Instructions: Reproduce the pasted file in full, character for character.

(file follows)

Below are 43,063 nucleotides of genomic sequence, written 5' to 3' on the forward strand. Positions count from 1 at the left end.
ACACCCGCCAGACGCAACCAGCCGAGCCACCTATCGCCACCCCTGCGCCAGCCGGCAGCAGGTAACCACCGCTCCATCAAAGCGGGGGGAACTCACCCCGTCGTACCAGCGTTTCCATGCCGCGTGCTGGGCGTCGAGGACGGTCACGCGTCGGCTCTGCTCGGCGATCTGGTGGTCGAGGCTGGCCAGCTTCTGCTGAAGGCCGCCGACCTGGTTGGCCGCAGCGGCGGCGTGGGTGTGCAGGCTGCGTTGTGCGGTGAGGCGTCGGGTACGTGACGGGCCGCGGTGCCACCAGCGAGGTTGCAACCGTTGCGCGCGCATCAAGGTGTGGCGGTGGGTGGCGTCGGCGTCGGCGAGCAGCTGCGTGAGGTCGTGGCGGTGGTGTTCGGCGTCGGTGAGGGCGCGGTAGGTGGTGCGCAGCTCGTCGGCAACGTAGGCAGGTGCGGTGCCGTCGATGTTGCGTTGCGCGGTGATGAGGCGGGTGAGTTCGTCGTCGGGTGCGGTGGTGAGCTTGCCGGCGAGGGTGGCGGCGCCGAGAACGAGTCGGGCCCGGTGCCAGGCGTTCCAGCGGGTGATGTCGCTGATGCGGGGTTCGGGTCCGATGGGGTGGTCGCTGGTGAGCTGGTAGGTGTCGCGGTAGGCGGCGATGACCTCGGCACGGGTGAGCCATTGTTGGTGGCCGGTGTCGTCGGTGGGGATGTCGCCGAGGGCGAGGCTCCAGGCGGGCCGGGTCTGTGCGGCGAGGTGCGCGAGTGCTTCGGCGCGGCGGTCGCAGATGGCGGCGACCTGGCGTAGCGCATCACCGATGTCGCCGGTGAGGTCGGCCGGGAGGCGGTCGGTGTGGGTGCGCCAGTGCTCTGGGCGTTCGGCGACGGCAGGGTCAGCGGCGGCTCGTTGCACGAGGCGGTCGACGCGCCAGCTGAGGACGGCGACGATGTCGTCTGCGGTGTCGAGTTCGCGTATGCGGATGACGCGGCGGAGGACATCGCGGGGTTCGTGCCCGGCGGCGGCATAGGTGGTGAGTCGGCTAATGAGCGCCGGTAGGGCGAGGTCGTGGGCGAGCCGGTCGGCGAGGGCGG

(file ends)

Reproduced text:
Below are 43,063 nucleotides of genomic sequence, written 5' to 3' on the forward strand. Positions count from 1 at the left end.
ACACCCGCCAGACGCAACCAGCCGAGCCACCTATCGCCACCCCTGCGCCAGCCGGCAGCAGGTAACCACCGCTCCATCAAAGCGGGGGGAACTCACCCCGTCGTACCAGCGTTTCCATGCCGCGTGCTGGGCGTCGAGGACGGTCACGCGTCGGCTCTGCTCGGCGATCTGGTGGTCGAGGCTGGCCAGCTTCTGCTGAAGGCCGCCGACCTGGTTGGCCGCAGCGGCGGCGTGGGTGTGCAGGCTGCGTTGTGCGGTGAGGCGTCGGGTACGTGACGGGCCGCGGTGCCACCAGCGAGGTTGCAACCGTTGCGCGCGCATCAAGGTGTGGCGGTGGGTGGCGTCGGCGTCGGCGAGCAGCTGCGTGAGGTCGTGGCGGTGGTGTTCGGCGTCGGTGAGGGCGCGGTAGGTGGTGCGCAGCTCGTCGGCAACGTAGGCAGGTGCGGTGCCGTCGATGTTGCGTTGCGCGGTGATGAGGCGGGTGAGTTCGTCGTCGGGTGCGGTGGTGAGCTTGCCGGCGAGGGTGGCGGCGCCGAGAACGAGTCGGGCCCGGTGCCAGGCGTTCCAGCGGGTGATGTCGCTGATGCGGGGTTCGGGTCCGATGGGGTGGTCGCTGGTGAGCTGGTAGGTGTCGCGGTAGGCGGCGATGACCTCGGCACGGGTGAGCCATTGTTGGTGGCCGGTGTCGTCGGTGGGGATGTCGCCGAGGGCGAGGCTCCAGGCGGGCCGGGTCTGTGCGGCGAGGTGCGCGAGTGCTTCGGCGCGGCGGTCGCAGATGGCGGCGACCTGGCGTAGCGCATCACCGATGTCGCCGGTGAGGTCGGCCGGGAGGCGGTCGGTGTGGGTGCGCCAGTGCTCTGGGCGTTCGGCGACGGCAGGGTCAGCGGCGGCTCGTTGCACGAGGCGGTCGACGCGCCAGCTGAGGACGGCGACGATGTCGTCTGCGGTGTCGAGTTCGCGTATGCGGATGACGCGGCGGAGGACATCGCGGGGTTCGTGCCCGGCGGCGGCATAGGTGGTGAGTCGGCTAATGAGCGCCGGTAGGGCGAGGTCGTGGGCGAGCCGGTCGGCGAGGGCGG